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Growth spurts could be a 'baby illusion', scientists believe The phenomenon explains why many parents believe their first child has shot up in size after the birth of a new siblingWhen a mother tells her first-born: "My, how you've grown", it could be due to a "baby illusion", scientists believe.The birth of a second son or daughter often coincides with an apparent growth spurt in a parent's first child. But this only because of the mind playing tricks, say psychologists. When the new sibling arrives the first-born child ceases to be the youngest, and therefore seems to shoot up in size overnight."Contrary to what many may think, this isn't happening just because the older child just looks so big compared to a baby," said Dr Jordy Kaufman, from Swinburne University of Technology in Australia. "It actually happens because all along the parents were under an illusion that their first child was smaller than he or she really was. When the new baby is born, the spell is broken and parents now see their older child as he or she really is."Kaufman's team began by asking 747 mothers if they remembered experiencing a sudden change in their first child's size after giving birth for the second time. In 70% of cases the mothers said they had encountered the phenomenon. Their "erstwhile youngest" child suddenly appeared bigger after the new infant's arrival.The researchers asked the mothers to estimate the height of one of their young children, aged two to six, by placing a mark on a blank wall. They then compared the height of the marks to each child's real height. The results, reported in the journal Current Biology, showed that mothers underestimated the height of their youngest child by 7.5 centimetres on average. In contrast, height estimates for the eldest child were almost accurate."The key implication is that we may treat our youngest children as if they are actually younger than they really are," said Kaufman. "In other words, our research potentially explains why the 'baby of the family' never outgrows that label. To the parents, the baby of the family may always be 'the baby'."The findings are a reminder of how illusory perceptions of the world can be. "We cannot trust the accuracy of our perceptions," Kaufman added. "In this case, it shows that our feelings and knowledge of our children affect how we actually perceive them. But it's important to consider that this misperception may actually make it easier to quickly distinguish one's youngest child from the other children."Parents and © 2013 Guardian News and Media Limited or its affiliated companies. All rights reserved. | Use of this content is subject to our Terms & Conditions | More Feeds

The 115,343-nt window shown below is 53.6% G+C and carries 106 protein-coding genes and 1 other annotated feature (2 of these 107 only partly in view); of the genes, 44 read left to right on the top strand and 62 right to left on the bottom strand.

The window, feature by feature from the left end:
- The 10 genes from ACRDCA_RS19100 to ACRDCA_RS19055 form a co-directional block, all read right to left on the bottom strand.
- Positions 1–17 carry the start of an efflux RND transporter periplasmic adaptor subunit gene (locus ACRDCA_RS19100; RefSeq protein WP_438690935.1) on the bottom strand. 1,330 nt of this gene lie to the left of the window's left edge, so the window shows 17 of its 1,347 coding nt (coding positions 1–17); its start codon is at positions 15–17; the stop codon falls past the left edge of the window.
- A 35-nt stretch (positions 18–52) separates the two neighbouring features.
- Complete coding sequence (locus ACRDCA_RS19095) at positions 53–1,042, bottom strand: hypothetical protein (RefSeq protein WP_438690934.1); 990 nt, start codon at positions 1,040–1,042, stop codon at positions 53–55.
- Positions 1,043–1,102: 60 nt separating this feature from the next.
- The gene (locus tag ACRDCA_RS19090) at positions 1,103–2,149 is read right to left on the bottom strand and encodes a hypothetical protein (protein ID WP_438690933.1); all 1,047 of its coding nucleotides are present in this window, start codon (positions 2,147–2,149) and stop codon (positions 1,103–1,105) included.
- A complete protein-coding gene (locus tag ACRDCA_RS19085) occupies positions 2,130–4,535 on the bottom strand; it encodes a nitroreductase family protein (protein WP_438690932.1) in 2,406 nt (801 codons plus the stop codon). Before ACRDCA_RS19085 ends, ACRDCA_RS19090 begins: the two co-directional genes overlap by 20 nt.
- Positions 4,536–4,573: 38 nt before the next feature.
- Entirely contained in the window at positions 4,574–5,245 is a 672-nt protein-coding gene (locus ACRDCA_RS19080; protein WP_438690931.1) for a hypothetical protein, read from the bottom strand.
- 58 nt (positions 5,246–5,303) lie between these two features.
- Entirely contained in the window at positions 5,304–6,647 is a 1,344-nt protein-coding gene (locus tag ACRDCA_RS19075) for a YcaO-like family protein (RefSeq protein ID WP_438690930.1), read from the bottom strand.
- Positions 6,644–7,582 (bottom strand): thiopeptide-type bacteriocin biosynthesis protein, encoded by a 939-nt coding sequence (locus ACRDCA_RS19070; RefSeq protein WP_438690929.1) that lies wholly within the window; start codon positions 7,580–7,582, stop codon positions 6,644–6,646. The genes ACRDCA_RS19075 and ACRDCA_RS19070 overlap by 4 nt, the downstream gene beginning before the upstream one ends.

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This column will change your life: don't blame the lazy. It may not be their fault Willpower is something you might have less of thanks to luck or upbringing, not a magic power that lazy people refuse to useAs we stumble again into the season of overindulgence – that sacred time of year when wine, carbs and sofas replace brisk walks for all but the most virtuous – a headline in the (excellent) new online science magazine Nautilus catches my eye: "What If Obesity Is Nobody's Fault?" The article describes new research on mice: a genetic alteration, it appears, can make them obese, despite eating no more than others. "Many of us unfortunately have had an attitude towards obese people [as] having a lack of willpower or self-control," one Harvard researcher is quoted as saying. "It's clearly something beyond that." No doubt. But that headline embodies an assumption that's rarely questioned. Suppose, hypothetically, obesity were solely a matter of willpower: laying off the crisps, exercising and generally bucking your ideas up. What makes us so certain that obesity would be the fault of the obese even then?This sounds like the worst kind of bleeding-heart liberalism, a condition from which I probably suffer (I blame my genes). But it's a real philosophical puzzle, with implications reaching far beyond obesity to laziness in all contexts, from politicians' obsession with "hardworking families" to the way people beat themselves up for not following through on their plans. We don't blame people for most physical limitations (if you broke your leg, it wouldn't be a moral failing to cancel your skydiving trip), nor for many other impediments: it's hardly your fault if you're born into educational or economic disadvantage. Yet almost everyone treats laziness and weakness of will as exceptions. If you can't be bothered to try, you've only yourself to blame. It's a rule some apply most harshly to themselves, mounting epic campaigns of self-chastisement for procrastinating, failing to exercise and so on.But who says it's correct? The philosopher John Rawls is often interpreted as saying it isn't. The fair society, he famously claimed, was the one we'd have constructed if we'd been behind a "veil of ignorance" – without knowing if we'd be born rich or poor, strong or weak, good at maths, or sports, or nothing. "We do not deserve our initial place in the distribution of native endowments, any more than we deserve our initial starting place in society," Rawls wrote. You don't deserve praise for being born sighted rather than blind, or growing up wealthy. Do we really deserve praise for having, or blame for lacking, "the superior character that enables us to make the effort to cultivate our abilities"? Two rival notions of willpower do battle among psychologists these days. One is that it's a learned skill. (You can, for example, teach children distraction techniques to resist temptation.) The other is that it's a depletable resource: if forced to use lots in one domain – resisting impulse purchases because you're poor, say – you'll have less left over elsewhere. Either way, it's something you might have less of thanks to luck or upbringing, not a magic power that lazy people inexplicably refuse to use.None of which means effort should never be rewarded, or that it isn't sometimes strategic to make people – including yourself – feel bad: guilt's a great motivator. But when people fail to act in their own interests, moralising might not be justified. I'd start a movement to campaign for the rights of the lazy and weak-willed, but I suspect I'd have trouble signing people up.oliver.burkeman@theguardian.comFollow Oliver on TwitterPsychologyHealth & wellbeingOliver © 2013 Guardian News and Media Limited or its affiliated companies. All rights reserved. | Use of this content is subject to our Terms & Conditions | More Feeds